For more than two years now I have been eagerly anticipating the day when I could finally write these words: the royalty crisis is over!
Webcasters, artists, and record labels have reached a resolution to the calamitous Internet radio royalty ruling of 2007. Pandora is finally on safe ground with a long-term agreement for survivable royalty rates. This ensures that Pandora will continue streaming music for many years to come!
Many people played a role in getting here. Pandora listeners provided support in extraordinary numbers in Congress, and a group of reasonable and constructive voices on the label and artist side of the table (groups like A2iM) helped forge a middle ground that, while perhaps not meeting all of our aspirations, still represents a thoughtful and reasoned outcome under the circumstances.
For this we are truly thankful and want to express our deepest gratitude to everyone involved.
The revised royalties are quite high – higher in fact than any other form of radio. As a consequence, we will have to make an adjustment that will affect about 10% of our users who are our heaviest listeners. Specifically, we are going to begin limiting listening to 40 hours per month on the free version of Pandora. In any given month, a listener who hits this limit can then opt for unlimited listening for the remainder of that month for just $0.99. In essence, we’re asking our heaviest users to put a dollar (well, almost a dollar) in the tip jar in any month in which they listen over 40 hours. We hope this is relatively painless and affordable–the same price as a single song download. (Alternatively, they can upgrade to “Pandora One”, our premium version which offers unlimited monthly listening in addition to its other benefits).
We hate the idea of limiting anyone’s listening, but we have no choice but to react the economic realities of the new rates.
There continues to be royalty-related activity in Washington DC. On the heels of the above resolution, there is a new effort in Congress to fix the broader issue of how musical artists are compensated across all forms of radio. The system as it stands today remains fundamentally unfair both to Internet radio services like Pandora, which pay higher royalties than other forms of radio, and to musical artists, who receive no compensation at all when their music is played on AM/FM radio. We, along with the artists whose music we play, strongly support the establishment of a level playing field, a truly fair system, as articulated in a new bill called the Performance Rights Act (H.R. 848).
It has been an extraordinary couple of years. Believe me, I never thought I’d be donning a suit and tie to walk the halls of Congress lobbying for a bill. Thanks to all of you for your continued support. It is incredibly exciting for everyone at Pandora to see the vision for the company truly beginning to take shape. We are all looking ahead with renewed vigor to the future.
Tim (Founder)


  1. аксессуары
    November 08, 2009 at 6:54pm
    Hello! Thank you very much for that enlightening article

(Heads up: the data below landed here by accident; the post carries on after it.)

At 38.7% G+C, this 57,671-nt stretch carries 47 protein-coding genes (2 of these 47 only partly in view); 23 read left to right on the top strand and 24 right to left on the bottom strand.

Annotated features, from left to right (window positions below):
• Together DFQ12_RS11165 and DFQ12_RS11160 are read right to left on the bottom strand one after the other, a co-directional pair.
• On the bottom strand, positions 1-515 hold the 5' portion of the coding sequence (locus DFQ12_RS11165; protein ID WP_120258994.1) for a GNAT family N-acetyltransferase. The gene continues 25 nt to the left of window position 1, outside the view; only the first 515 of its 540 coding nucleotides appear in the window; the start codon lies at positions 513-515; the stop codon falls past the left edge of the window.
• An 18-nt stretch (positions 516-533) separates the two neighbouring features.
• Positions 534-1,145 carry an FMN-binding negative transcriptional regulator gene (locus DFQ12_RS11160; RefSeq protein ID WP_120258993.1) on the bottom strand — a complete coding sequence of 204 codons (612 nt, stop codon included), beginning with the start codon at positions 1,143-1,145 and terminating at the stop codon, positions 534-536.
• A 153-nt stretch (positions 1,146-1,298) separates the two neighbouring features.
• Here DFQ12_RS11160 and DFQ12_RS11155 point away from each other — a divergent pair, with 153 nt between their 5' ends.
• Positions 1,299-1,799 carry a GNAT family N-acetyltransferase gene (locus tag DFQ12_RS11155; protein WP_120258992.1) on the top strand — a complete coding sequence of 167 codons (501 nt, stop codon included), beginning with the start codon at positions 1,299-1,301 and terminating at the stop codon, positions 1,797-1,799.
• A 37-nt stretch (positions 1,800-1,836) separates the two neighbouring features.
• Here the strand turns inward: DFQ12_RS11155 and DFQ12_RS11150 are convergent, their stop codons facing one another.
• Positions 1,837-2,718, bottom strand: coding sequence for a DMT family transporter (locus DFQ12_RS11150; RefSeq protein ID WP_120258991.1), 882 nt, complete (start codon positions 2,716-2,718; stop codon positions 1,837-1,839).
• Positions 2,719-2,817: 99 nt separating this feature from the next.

2. asos
    November 20, 2009 at 6:30pm
    This is terrible. I will no longer use pandora anymore!! Thanks!
  3. gccradioscience
    November 22, 2009 at 11:50am
    I will consider putting money into it when I get time, but right now I have other things I have to pay for such as.... groceries, health care needs, and other things I need. If Pandora cannot afford the project, then simply drop it altogether. And I feel bad for those not having any access to Pandora. http://www means worldwide web, not USA only access.
  4. leighla222
    November 26, 2009 at 11:06pm
    Wow. Pandora, wow. Thanks, Tim.
  5. leonardo
    December 09, 2009 at 5:59pm
    36 bucks is 3 dollars a month. 3 bucks is like 10 cents a day. I'd gladly drop a dime in a machine to listen to music at work all day without annoying ads. Except my upgrade shortly to paid service. Having an excuse like "Oh I have to pay for groceries" is dumb because I don't even have income (I'm an unpaid intern) and I'm willing to shell out for this great service. It's far better than what I used to listen to, which was clear channel's internet radio service that always seems to have a broken stream that screws everything up.
  6. Scynfewl
    January 03, 2010 at 5:19am
    Excellent! I had not hit the limit until yesterday and didn't really know that it was there. I think the Pandora service is excellent ans well worth the fee. When I first discovered Pandora over a year ago I told all of my friends and family, even going as far as to say, "I'd even pay for this stuff". Sounds like exciting times for a growing company. Thanks so much!
  7. RL
    January 04, 2010 at 12:29am
    Just un-installed Pandora off my Droid. Peace out.
  8. David
    January 16, 2010 at 10:01am
    To this day I find it curious how many people sincerely believe they are entitled to access to someone else's creative genius for free, without effort. Then bitch and go elsewhere to pout when asked to pay a dollar. One comment to Tim: Since when do artists not get paid for their music when it's played on AM/FM? Does ASCAP know this? Or BMI? Where do you think the royalties paid by radio stations go?
  9. Sam Jones
    January 17, 2010 at 8:51pm
    Quoth: "I also think pandora should do a prepaid skip feature, like $5 for 500/250 skips or something like that." That's an awful idea. Limited skips are "manufactured value". Far better to have three stations and flip between them.
  10. SpecterMan
    January 18, 2010 at 1:59am
    I was actually looking around trying to figure out why Pandora isn't running in Canada. I've gotten as far as the fact the Canadian royalties either won't allow internet streaming or are too expensive? Can anyone fill me in on exactly whats going on here?

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